Sometimes a book is needed but What should we read? isn’t actually the right question. Say the workday was a long one, and you’re looking for something with a little more Kick-Back-and-Relax than Do-Funny-Character-Voices. Or maybe you can tell that the young readers’ attention spans are low-ish … and something special is needed to keep their noses in a book.
What should we look at? may be the question of the moment in such situations. If so, the Mamoko books provide a great answer.
I’ve found that these unique look-and-find books work for a nice, broad range of ages. Nine-year-olds (or so) will typically find characters more quickly than younger kids, but—with just a little extra guidance—a three-year-old can join the adventure discovering fun.
Perhaps the “look-and-find” genre comes with a little baggage (Oh, great … a Where’s Waldo? book. Thanks because I was looking for a new reason to squint at pages and give myself a headache.). Mamoko books are in that Waldo vein, but they’re easier (characters and objects are less difficult to find) and they possess more of a story to follow. Actually, there are lots of stories to follow. But—aside from the opening introductory page—there are no words to guide you. It’s all about following the pictures.
Here’s how it works: The opening page has a brief introduction to the main event that the book is centered around. It also displays a bunch (fifteen to twenty) of characters that can be found on every following spread of the book. Each of these animals/creatures has a distinctive look, notable clothing, a name, and a question for you to keep in mind as you find them on each page. For example, the first book in this series (Welcome to Mamoko) notes that, “Tonight is the Town Carnival, but will everybody be able to go?” Then we’re introduced to characters like:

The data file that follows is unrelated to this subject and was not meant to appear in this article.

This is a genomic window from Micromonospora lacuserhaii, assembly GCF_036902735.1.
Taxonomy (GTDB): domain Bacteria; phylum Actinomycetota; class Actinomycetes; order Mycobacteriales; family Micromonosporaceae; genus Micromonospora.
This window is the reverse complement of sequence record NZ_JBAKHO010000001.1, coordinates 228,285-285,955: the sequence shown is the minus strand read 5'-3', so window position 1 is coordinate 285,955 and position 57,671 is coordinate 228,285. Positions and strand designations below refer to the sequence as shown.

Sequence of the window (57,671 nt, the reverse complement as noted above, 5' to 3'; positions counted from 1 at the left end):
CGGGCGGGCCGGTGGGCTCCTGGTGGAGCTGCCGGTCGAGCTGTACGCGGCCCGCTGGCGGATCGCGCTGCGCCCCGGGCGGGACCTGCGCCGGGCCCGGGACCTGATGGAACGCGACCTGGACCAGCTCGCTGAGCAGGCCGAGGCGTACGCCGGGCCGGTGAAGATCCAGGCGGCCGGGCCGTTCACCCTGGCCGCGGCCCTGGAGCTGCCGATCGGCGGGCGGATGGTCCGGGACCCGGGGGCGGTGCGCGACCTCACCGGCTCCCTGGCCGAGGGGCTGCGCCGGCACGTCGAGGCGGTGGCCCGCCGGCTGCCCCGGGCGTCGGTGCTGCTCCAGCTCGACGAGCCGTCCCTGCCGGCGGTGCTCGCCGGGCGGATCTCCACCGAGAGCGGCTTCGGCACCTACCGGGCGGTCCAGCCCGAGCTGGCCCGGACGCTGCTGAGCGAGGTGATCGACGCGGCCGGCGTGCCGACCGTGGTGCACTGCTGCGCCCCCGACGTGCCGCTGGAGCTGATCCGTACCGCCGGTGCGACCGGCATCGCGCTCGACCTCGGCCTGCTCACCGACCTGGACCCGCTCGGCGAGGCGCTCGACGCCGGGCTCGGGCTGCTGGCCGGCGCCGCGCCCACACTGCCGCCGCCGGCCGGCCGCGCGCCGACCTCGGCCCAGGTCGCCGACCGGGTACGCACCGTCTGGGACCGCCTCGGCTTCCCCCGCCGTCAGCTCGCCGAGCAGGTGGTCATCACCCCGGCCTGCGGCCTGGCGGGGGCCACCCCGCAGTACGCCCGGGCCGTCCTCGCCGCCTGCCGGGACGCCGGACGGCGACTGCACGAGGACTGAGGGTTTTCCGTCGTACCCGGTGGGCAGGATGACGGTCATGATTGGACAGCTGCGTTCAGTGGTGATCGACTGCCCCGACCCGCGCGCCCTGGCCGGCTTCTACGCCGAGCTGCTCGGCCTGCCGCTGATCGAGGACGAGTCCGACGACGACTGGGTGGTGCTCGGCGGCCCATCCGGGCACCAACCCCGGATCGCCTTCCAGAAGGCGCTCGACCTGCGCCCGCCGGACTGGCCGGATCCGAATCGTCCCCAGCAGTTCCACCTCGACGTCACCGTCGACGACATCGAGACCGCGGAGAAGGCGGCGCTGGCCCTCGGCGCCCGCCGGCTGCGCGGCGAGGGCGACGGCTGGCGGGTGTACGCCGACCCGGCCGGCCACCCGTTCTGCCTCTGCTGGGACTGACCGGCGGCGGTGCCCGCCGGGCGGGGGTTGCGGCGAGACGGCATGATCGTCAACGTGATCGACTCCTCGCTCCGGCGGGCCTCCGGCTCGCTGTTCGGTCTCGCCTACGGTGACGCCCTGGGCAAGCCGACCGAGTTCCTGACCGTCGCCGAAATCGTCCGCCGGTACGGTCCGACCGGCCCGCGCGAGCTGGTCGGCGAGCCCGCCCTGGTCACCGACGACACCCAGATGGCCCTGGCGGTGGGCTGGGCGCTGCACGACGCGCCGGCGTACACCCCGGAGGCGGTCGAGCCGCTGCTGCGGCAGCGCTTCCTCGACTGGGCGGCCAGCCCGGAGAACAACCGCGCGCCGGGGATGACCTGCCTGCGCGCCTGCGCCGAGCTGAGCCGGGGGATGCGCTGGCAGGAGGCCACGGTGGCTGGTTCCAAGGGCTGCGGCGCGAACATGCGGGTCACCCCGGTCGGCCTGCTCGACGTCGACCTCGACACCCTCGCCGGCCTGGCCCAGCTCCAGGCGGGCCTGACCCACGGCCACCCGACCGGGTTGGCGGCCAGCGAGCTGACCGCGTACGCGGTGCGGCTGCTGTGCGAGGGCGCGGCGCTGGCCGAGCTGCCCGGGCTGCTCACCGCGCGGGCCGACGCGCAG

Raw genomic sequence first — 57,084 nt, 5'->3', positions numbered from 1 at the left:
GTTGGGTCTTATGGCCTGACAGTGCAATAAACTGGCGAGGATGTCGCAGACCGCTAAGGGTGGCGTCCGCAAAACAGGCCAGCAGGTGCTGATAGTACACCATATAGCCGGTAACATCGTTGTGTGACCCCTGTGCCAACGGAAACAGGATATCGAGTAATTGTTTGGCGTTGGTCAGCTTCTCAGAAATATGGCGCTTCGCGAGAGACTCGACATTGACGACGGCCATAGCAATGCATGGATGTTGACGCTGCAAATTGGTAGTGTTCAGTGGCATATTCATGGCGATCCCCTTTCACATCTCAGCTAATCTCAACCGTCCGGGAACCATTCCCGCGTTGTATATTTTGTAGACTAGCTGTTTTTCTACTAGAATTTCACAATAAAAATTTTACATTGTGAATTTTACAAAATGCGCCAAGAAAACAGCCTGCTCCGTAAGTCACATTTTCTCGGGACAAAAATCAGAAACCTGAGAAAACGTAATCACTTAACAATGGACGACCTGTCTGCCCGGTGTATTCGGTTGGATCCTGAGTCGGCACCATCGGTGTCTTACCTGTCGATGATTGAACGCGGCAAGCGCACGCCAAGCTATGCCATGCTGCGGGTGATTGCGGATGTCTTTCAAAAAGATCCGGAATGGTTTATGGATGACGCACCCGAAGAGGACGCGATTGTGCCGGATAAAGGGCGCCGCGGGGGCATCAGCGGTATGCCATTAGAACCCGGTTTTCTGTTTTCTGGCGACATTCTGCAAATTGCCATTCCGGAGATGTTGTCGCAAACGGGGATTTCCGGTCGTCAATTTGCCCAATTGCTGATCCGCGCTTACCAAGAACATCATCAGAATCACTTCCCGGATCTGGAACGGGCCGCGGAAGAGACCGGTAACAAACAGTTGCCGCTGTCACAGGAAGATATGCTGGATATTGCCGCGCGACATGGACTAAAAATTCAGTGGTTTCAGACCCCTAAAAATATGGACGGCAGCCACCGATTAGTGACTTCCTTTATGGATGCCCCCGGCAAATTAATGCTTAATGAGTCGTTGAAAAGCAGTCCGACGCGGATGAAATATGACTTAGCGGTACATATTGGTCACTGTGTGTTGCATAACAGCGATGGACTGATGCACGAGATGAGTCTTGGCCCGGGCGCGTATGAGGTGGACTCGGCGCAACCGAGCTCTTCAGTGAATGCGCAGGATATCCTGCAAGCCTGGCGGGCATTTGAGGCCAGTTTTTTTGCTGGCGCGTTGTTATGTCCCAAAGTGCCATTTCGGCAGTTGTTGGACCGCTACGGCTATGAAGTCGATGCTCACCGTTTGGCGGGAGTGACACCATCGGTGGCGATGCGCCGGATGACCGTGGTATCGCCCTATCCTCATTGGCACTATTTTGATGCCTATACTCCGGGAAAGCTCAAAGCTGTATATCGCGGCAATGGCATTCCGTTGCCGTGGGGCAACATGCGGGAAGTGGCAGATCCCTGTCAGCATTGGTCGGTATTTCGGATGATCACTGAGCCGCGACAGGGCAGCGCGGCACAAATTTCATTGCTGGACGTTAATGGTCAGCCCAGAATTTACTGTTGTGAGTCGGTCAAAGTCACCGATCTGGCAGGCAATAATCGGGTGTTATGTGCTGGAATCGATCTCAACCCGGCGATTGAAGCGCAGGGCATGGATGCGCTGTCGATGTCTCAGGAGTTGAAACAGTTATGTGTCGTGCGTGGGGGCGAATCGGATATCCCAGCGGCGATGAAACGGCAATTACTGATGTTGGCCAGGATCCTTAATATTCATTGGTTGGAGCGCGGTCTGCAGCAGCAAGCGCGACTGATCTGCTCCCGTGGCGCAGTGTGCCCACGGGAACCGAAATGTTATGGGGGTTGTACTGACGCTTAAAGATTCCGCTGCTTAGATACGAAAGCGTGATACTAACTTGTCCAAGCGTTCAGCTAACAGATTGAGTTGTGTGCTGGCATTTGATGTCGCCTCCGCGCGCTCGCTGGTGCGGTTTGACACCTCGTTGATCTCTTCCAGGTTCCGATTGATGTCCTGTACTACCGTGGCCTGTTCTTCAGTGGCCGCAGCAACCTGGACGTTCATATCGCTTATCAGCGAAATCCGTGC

Tomas Spot [a spotted dog] is on a walk. How does his day go off track?
Como Lens [an alien] is just visiting. But who is interested in his photographs?
Daniel Daub [a … monkey?; accurate genus and specie isn’t a focus in Mamoko] has an unusual day. What does he do with his lucky gold coin?
With your kids’ input, pick a character to follow through the book (Pro Tip: including some that aren’t noted on the introductory spread), discover the answer to the guiding question, and see what other characters they interact with as they journey to the Town Carnival. For example, turn past the introduction page, search a little, and find Tomas strolling along a sidewalk (his day is still on-track, it seems), Como getting beamed down onto the street from the mother ship (camera strapped around his neck), and Daniel rising with a yawn (no lucky gold coin in sight). On the next spread … well, you’ll need to discover that yourself!
After Welcome to Mamoko, there’s The World of Mamoko in the Year 3000. As you’d expect, futuristic adventures unfold in these pages. The third book in the series is The World of Mamoko in the Time of Dragons which depicts “antics [that] were going on in the land of Mamoko back in the times of fair maidens, kings, and courtiers.”
Whatever the time period for the book, Mamoko is a solid answer to What should we look at?